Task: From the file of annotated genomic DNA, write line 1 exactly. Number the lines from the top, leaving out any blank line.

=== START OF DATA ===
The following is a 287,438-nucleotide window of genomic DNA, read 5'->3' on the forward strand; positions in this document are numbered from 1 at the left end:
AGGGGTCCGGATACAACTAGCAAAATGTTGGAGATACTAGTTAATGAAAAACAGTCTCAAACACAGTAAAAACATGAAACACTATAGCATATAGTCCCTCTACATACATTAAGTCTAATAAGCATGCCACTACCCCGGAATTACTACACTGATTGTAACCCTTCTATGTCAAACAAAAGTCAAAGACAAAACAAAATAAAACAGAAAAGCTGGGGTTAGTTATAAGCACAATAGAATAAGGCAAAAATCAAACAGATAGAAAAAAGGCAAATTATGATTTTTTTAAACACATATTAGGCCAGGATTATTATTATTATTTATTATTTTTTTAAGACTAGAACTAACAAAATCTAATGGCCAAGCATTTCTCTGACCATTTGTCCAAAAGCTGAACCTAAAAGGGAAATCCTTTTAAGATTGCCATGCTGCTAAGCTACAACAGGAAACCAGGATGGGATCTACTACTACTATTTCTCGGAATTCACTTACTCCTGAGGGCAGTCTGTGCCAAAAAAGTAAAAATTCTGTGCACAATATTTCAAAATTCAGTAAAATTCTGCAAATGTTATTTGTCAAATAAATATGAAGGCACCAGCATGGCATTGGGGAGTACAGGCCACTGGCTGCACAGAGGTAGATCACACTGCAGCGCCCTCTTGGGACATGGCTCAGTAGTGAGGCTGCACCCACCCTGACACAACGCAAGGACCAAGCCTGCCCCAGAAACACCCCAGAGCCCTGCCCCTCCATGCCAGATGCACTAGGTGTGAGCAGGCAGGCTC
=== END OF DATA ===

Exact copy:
The following is a 287,438-nucleotide window of genomic DNA, read 5'->3' on the forward strand; positions in this document are numbered from 1 at the left end: